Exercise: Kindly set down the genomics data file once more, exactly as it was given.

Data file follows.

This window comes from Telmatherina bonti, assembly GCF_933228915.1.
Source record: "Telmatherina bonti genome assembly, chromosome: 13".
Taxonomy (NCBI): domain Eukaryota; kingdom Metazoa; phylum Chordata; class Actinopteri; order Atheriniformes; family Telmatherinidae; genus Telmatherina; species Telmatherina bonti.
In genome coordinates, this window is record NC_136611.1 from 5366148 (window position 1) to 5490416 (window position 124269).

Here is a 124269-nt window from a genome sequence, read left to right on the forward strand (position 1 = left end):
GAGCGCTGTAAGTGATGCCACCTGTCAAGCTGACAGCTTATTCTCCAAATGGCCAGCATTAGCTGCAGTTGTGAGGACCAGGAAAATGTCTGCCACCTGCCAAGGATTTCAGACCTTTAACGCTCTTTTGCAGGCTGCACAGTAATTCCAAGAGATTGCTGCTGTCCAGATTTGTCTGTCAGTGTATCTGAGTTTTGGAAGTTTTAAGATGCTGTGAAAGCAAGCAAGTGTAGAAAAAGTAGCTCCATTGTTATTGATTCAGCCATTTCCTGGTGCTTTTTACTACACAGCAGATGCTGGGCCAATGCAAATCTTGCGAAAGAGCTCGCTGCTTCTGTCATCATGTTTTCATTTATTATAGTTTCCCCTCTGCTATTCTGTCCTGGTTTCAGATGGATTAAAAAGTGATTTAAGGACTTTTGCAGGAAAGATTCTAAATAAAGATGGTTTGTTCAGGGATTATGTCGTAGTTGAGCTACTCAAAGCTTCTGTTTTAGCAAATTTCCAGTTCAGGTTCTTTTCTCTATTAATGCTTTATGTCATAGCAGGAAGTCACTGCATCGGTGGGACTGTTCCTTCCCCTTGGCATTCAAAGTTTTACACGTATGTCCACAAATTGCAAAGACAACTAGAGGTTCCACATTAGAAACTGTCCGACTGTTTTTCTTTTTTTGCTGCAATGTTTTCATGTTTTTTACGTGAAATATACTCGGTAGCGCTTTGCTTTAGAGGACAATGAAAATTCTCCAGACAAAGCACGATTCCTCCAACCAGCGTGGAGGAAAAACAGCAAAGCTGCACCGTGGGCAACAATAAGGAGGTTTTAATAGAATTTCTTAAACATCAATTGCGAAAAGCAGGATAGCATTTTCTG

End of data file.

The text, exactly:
This window comes from Telmatherina bonti, assembly GCF_933228915.1.
Source record: "Telmatherina bonti genome assembly, chromosome: 13".
Taxonomy (NCBI): domain Eukaryota; kingdom Metazoa; phylum Chordata; class Actinopteri; order Atheriniformes; family Telmatherinidae; genus Telmatherina; species Telmatherina bonti.
In genome coordinates, this window is record NC_136611.1 from 5366148 (window position 1) to 5490416 (window position 124269).

Here is a 124269-nt window from a genome sequence, read left to right on the forward strand (position 1 = left end):
GAGCGCTGTAAGTGATGCCACCTGTCAAGCTGACAGCTTATTCTCCAAATGGCCAGCATTAGCTGCAGTTGTGAGGACCAGGAAAATGTCTGCCACCTGCCAAGGATTTCAGACCTTTAACGCTCTTTTGCAGGCTGCACAGTAATTCCAAGAGATTGCTGCTGTCCAGATTTGTCTGTCAGTGTATCTGAGTTTTGGAAGTTTTAAGATGCTGTGAAAGCAAGCAAGTGTAGAAAAAGTAGCTCCATTGTTATTGATTCAGCCATTTCCTGGTGCTTTTTACTACACAGCAGATGCTGGGCCAATGCAAATCTTGCGAAAGAGCTCGCTGCTTCTGTCATCATGTTTTCATTTATTATAGTTTCCCCTCTGCTATTCTGTCCTGGTTTCAGATGGATTAAAAAGTGATTTAAGGACTTTTGCAGGAAAGATTCTAAATAAAGATGGTTTGTTCAGGGATTATGTCGTAGTTGAGCTACTCAAAGCTTCTGTTTTAGCAAATTTCCAGTTCAGGTTCTTTTCTCTATTAATGCTTTATGTCATAGCAGGAAGTCACTGCATCGGTGGGACTGTTCCTTCCCCTTGGCATTCAAAGTTTTACACGTATGTCCACAAATTGCAAAGACAACTAGAGGTTCCACATTAGAAACTGTCCGACTGTTTTTCTTTTTTTGCTGCAATGTTTTCATGTTTTTTACGTGAAATATACTCGGTAGCGCTTTGCTTTAGAGGACAATGAAAATTCTCCAGACAAAGCACGATTCCTCCAACCAGCGTGGAGGAAAAACAGCAAAGCTGCACCGTGGGCAACAATAAGGAGGTTTTAATAGAATTTCTTAAACATCAATTGCGAAAAGCAGGATAGCATTTTCTG